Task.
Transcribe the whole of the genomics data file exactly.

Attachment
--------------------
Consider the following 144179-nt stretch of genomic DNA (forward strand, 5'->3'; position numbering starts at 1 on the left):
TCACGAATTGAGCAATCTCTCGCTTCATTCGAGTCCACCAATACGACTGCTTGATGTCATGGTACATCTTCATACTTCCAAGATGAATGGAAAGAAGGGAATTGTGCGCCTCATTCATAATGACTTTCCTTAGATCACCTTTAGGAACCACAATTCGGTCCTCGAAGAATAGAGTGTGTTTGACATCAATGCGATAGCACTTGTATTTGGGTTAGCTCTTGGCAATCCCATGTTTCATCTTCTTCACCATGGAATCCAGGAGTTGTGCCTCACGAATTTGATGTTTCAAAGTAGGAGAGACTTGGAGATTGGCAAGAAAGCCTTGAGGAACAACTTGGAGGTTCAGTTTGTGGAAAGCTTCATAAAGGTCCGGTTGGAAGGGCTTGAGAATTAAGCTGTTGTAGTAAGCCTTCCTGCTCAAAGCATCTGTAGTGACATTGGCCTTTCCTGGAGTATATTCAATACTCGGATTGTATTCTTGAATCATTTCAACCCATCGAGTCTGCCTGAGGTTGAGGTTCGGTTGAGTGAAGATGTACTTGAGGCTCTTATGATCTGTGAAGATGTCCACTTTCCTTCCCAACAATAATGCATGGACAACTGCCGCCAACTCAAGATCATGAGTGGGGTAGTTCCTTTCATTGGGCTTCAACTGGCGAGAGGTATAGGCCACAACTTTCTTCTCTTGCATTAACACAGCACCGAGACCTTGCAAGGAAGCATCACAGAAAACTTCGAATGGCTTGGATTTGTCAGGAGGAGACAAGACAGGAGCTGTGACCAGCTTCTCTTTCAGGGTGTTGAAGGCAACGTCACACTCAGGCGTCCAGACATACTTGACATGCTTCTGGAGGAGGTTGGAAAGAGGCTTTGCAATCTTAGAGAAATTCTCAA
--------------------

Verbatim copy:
Consider the following 144179-nt stretch of genomic DNA (forward strand, 5'->3'; position numbering starts at 1 on the left):
TCACGAATTGAGCAATCTCTCGCTTCATTCGAGTCCACCAATACGACTGCTTGATGTCATGGTACATCTTCATACTTCCAAGATGAATGGAAAGAAGGGAATTGTGCGCCTCATTCATAATGACTTTCCTTAGATCACCTTTAGGAACCACAATTCGGTCCTCGAAGAATAGAGTGTGTTTGACATCAATGCGATAGCACTTGTATTTGGGTTAGCTCTTGGCAATCCCATGTTTCATCTTCTTCACCATGGAATCCAGGAGTTGTGCCTCACGAATTTGATGTTTCAAAGTAGGAGAGACTTGGAGATTGGCAAGAAAGCCTTGAGGAACAACTTGGAGGTTCAGTTTGTGGAAAGCTTCATAAAGGTCCGGTTGGAAGGGCTTGAGAATTAAGCTGTTGTAGTAAGCCTTCCTGCTCAAAGCATCTGTAGTGACATTGGCCTTTCCTGGAGTATATTCAATACTCGGATTGTATTCTTGAATCATTTCAACCCATCGAGTCTGCCTGAGGTTGAGGTTCGGTTGAGTGAAGATGTACTTGAGGCTCTTATGATCTGTGAAGATGTCCACTTTCCTTCCCAACAATAATGCATGGACAACTGCCGCCAACTCAAGATCATGAGTGGGGTAGTTCCTTTCATTGGGCTTCAACTGGCGAGAGGTATAGGCCACAACTTTCTTCTCTTGCATTAACACAGCACCGAGACCTTGCAAGGAAGCATCACAGAAAACTTCGAATGGCTTGGATTTGTCAGGAGGAGACAAGACAGGAGCTGTGACCAGCTTCTCTTTCAGGGTGTTGAAGGCAACGTCACACTCAGGCGTCCAGACATACTTGACATGCTTCTGGAGGAGGTTGGAAAGAGGCTTTGCAATCTTAGAGAAATTCTCAA